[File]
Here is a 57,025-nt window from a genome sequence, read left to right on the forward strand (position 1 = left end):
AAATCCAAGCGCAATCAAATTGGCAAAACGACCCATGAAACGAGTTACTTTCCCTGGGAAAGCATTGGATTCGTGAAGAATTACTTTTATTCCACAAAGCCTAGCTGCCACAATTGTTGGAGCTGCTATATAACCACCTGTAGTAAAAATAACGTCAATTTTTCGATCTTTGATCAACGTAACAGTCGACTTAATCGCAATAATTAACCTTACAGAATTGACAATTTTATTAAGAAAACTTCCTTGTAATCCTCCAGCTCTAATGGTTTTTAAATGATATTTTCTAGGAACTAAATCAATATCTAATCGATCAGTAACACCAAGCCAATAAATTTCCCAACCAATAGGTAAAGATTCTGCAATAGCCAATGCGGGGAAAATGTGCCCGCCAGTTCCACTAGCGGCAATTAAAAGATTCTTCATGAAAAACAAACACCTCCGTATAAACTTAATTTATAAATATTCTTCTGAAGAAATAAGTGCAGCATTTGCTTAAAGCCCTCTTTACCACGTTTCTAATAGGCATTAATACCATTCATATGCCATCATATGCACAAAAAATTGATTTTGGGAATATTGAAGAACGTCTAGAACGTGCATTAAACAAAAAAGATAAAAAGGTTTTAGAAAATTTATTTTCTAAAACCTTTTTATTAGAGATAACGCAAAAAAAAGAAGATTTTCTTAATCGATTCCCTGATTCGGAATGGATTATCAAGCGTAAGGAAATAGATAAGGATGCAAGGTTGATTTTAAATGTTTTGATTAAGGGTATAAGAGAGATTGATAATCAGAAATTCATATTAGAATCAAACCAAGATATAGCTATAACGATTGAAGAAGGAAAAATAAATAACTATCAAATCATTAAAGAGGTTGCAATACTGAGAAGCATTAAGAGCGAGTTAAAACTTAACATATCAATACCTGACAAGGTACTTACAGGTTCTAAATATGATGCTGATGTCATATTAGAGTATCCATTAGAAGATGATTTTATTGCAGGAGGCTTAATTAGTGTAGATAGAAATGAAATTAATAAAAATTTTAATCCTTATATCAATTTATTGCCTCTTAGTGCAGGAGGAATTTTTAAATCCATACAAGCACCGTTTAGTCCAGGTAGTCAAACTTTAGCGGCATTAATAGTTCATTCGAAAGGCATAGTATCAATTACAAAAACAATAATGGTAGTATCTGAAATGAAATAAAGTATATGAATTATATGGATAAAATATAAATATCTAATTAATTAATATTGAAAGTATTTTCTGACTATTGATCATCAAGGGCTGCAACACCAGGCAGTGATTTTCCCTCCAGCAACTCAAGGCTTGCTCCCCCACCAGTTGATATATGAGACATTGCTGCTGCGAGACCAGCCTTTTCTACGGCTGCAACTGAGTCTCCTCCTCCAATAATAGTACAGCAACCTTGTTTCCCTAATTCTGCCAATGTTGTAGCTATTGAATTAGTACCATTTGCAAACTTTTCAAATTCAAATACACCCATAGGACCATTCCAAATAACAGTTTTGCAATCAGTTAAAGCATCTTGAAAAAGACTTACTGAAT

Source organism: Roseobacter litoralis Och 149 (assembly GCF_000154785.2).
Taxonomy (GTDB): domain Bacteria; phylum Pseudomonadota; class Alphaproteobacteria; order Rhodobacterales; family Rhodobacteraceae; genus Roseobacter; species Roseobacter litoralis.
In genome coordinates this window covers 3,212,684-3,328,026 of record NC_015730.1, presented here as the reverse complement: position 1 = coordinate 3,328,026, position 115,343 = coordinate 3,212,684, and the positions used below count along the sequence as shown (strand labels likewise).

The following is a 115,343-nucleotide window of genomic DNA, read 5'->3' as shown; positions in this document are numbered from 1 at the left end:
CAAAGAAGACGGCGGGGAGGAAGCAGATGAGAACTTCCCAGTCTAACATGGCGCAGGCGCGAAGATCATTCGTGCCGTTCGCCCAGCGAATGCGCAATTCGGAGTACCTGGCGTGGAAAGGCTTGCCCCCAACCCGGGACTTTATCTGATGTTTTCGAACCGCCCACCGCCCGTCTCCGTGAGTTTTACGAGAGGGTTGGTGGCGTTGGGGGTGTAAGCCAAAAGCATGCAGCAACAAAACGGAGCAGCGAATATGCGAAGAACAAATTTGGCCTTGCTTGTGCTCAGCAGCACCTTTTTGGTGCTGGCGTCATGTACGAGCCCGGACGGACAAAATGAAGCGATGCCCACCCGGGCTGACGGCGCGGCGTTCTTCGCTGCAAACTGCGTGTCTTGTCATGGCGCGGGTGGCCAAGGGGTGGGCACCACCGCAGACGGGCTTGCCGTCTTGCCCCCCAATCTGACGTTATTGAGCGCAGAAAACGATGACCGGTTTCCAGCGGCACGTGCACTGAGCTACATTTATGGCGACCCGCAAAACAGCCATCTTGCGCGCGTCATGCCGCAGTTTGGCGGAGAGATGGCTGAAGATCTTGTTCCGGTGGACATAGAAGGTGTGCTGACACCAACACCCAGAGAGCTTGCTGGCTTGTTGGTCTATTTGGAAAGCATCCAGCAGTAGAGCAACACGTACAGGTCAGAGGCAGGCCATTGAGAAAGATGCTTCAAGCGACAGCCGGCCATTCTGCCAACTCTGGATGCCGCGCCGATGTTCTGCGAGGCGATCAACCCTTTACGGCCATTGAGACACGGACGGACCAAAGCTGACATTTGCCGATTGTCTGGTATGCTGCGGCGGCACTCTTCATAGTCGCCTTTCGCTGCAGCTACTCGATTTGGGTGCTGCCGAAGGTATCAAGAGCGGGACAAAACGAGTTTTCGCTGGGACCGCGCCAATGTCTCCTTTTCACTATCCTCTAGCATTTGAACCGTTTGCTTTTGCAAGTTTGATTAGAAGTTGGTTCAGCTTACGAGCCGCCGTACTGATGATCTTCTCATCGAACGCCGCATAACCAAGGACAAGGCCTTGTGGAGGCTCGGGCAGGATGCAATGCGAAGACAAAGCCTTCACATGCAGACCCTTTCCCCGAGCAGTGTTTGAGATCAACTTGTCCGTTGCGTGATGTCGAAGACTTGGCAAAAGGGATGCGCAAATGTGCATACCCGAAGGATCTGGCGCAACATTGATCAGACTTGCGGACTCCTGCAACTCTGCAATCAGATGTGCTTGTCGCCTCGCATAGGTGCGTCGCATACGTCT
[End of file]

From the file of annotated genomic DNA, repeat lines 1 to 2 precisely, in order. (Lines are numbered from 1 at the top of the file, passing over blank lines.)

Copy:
Here is a 57,025-nt window from a genome sequence, read left to right on the forward strand (position 1 = left end):
AAATCCAAGCGCAATCAAATTGGCAAAACGACCCATGAAACGAGTTACTTTCCCTGGGAAAGCATTGGATTCGTGAAGAATTACTTTTATTCCACAAAGCCTAGCTGCCACAATTGTTGGAGCTGCTATATAACCACCTGTAGTAAAAATAACGTCAATTTTTCGATCTTTGATCAACGTAACAGTCGACTTAATCGCAATAATTAACCTTACAGAATTGACAATTTTATTAAGAAAACTTCCTTGTAATCCTCCAGCTCTAATGGTTTTTAAATGATATTTTCTAGGAACTAAATCAATATCTAATCGATCAGTAACACCAAGCCAATAAATTTCCCAACCAATAGGTAAAGATTCTGCAATAGCCAATGCGGGGAAAATGTGCCCGCCAGTTCCACTAGCGGCAATTAAAAGATTCTTCATGAAAAACAAACACCTCCGTATAAACTTAATTTATAAATATTCTTCTGAAGAAATAAGTGCAGCATTTGCTTAAAGCCCTCTTTACCACGTTTCTAATAGGCATTAATACCATTCATATGCCATCATATGCACAAAAAATTGATTTTGGGAATATTGAAGAACGTCTAGAACGTGCATTAAACAAAAAAGATAAAAAGGTTTTAGAAAATTTATTTTCTAAAACCTTTTTATTAGAGATAACGCAAAAAAAAGAAGATTTTCTTAATCGATTCCCTGATTCGGAATGGATTATCAAGCGTAAGGAAATAGATAAGGATGCAAGGTTGATTTTAAATGTTTTGATTAAGGGTATAAGAGAGATTGATAATCAGAAATTCATATTAGAATCAAACCAAGATATAGCTATAACGATTGAAGAAGGAAAAATAAATAACTATCAAATCATTAAAGAGGTTGCAATACTGAGAAGCATTAAGAGCGAGTTAAAACTTAACATATCAATACCTGACAAGGTACTTACAGGTTCTAAATATGATGCTGATGTCATATTAGAGTATCCATTAGAAGATGATTTTATTGCAGGAGGCTTAATTAGTGTAGATAGAAATGAAATTAATAAAAATTTTAATCCTTATATCAATTTATTGCCTCTTAGTGCAGGAGGAATTTTTAAATCCATACAAGCACCGTTTAGTCCAGGTAGTCAAACTTTAGCGGCATTAATAGTTCATTCGAAAGGCATAGTATCAATTACAAAAACAATAATGGTAGTATCTGAAATGAAATAAAGTATATGAATTATATGGATAAAATATAAATATCTAATTAATTAATATTGAAAGTATTTTCTGACTATTGATCATCAAGGGCTGCAACACCAGGCAGTGATTTTCCCTCCAGCAACTCAAGGCTTGCTCCCCCACCAGTTGATATATGAGACATTGCTGCTGCGAGACCAGCCTTTTCTACGGCTGCAACTGAGTCTCCTCCTCCAATAATAGTACAGCAACCTTGTTTCCCTAATTCTGCCAATGTTGTAGCTATTGAATTAGTACCATTTGCAAACTTTTCAAATTCAAATACACCCATAGGACCATTCCAAATAACAGTTTTGCAATCAGTTAAAGCATCTTGAAAAAGACTTACTGAAT